Pushing the Image to Docker Hub

You can now push your image to your Docker Hub account:

$ docker push <your_docker_hub_username>/containerd-example:latest

You should see the push complete successfully, with both image variants being uploaded to your Docker Hub registry.

You can verify this by logging in to Docker Hub and viewing the pushed image:

The pushed demo image in the author’s Docker Hub account

As you can see, using containerd provides a simpler build experience without causing any compatibility issues with familiar Docker commands. You’ll also benefit from the behind-the-scenes performance improvements that the containerd image store provides.

What’s Next for containerd and Docker?

Much of the core functionality of Docker’s containerd image store integration is now complete. There are a few outstanding issues in the roadmap, but these primarily concern snags and minor compatibility problems rather than large areas of missing feature parity with Docker’s image store.

Docker intends for containerd to become the default image store in a future release. Before that happens, all of Docker’s existing storage graph drivers—used to store file system layers—will be converted to containerd snapshotters, the equivalent containerd concept.

Docker will then implement an automated migration for Docker Desktop and Docker Engine that allows you to upgrade your existing installation to use containerd. It’s expected that the migration will enable the containerd image store for you, then import your existing images. This does not happen in the current experimental release.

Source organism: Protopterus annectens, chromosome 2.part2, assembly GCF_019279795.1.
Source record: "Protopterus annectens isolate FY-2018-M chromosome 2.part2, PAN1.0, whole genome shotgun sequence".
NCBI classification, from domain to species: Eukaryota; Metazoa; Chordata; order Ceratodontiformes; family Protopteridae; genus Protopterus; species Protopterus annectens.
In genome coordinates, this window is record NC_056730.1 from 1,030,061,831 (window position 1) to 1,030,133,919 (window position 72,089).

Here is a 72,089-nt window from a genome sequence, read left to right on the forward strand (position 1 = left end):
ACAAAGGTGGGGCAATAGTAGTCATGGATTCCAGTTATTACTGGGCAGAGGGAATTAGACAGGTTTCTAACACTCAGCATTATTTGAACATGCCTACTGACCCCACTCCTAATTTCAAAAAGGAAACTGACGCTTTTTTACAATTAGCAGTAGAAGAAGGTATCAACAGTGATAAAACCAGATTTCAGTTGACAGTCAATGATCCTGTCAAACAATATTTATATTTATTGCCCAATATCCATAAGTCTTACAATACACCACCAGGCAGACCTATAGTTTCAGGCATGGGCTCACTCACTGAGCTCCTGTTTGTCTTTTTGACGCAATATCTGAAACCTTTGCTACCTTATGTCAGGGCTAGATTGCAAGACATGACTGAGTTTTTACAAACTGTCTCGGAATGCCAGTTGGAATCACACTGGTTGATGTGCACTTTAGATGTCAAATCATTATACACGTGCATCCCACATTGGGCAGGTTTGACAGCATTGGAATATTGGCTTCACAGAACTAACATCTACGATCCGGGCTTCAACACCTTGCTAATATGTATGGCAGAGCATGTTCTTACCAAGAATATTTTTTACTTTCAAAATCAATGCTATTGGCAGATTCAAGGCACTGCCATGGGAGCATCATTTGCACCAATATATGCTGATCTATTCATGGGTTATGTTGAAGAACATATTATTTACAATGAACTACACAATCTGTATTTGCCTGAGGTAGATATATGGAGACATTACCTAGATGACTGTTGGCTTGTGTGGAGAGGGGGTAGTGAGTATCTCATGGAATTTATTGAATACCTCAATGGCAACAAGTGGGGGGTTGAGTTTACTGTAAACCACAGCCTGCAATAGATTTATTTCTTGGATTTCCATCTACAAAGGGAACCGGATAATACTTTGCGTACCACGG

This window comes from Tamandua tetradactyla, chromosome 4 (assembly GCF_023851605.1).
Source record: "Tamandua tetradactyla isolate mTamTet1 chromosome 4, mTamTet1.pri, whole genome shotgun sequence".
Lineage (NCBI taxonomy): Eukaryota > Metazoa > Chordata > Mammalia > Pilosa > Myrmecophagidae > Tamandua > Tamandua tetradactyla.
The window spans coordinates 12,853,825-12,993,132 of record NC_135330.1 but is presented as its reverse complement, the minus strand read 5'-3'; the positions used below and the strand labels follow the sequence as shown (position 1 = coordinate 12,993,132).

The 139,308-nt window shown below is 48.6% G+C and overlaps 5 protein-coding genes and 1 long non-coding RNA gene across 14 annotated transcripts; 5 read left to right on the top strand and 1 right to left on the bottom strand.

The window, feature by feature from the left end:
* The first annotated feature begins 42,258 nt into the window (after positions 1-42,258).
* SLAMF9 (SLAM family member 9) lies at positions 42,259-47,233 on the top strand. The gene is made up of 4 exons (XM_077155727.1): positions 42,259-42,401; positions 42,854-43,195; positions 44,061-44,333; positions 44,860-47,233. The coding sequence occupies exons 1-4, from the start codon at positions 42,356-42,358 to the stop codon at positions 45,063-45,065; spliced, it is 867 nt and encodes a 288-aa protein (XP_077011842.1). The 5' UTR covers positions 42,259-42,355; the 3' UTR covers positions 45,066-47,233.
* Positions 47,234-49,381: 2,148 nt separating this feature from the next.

Conclusion

containerd is a lightweight, OCI-compliant container runtime that’s been used by Docker since it was split out of the project in late 2016. Docker is now transitioning to also use containerd’s image store features instead of its own implementation (the current default in Docker Engine and Docker Desktop).

Using the containerd image store allows you to access more powerful image management functionality, including support for multiplatform images, Wasm, and lazy pulling of image content. containerd’s pluggable model also lets you use additional features implemented by adjacent projects, such as image encryption with imgcrypt. None of these capabilities are available in Docker’s image store.

For the time being, the containerd image store remains an experimental Docker feature. You can stay informed on what’s happening by checking the issues on the public integration roadmap and following the release notes for Docker Engine and Docker Desktop.

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James Walker %
James Walker

James Walker is the founder of Heron Web, a UK-based software development studio providing bespoke solutions for SMEs. He’s experienced in delivering custom software using engineering workflows built around modern DevOps methodologies. James is also a freelance technical writer and has written extensively about the software development lifecycle, current industry trends, and DevOps concepts and technologies.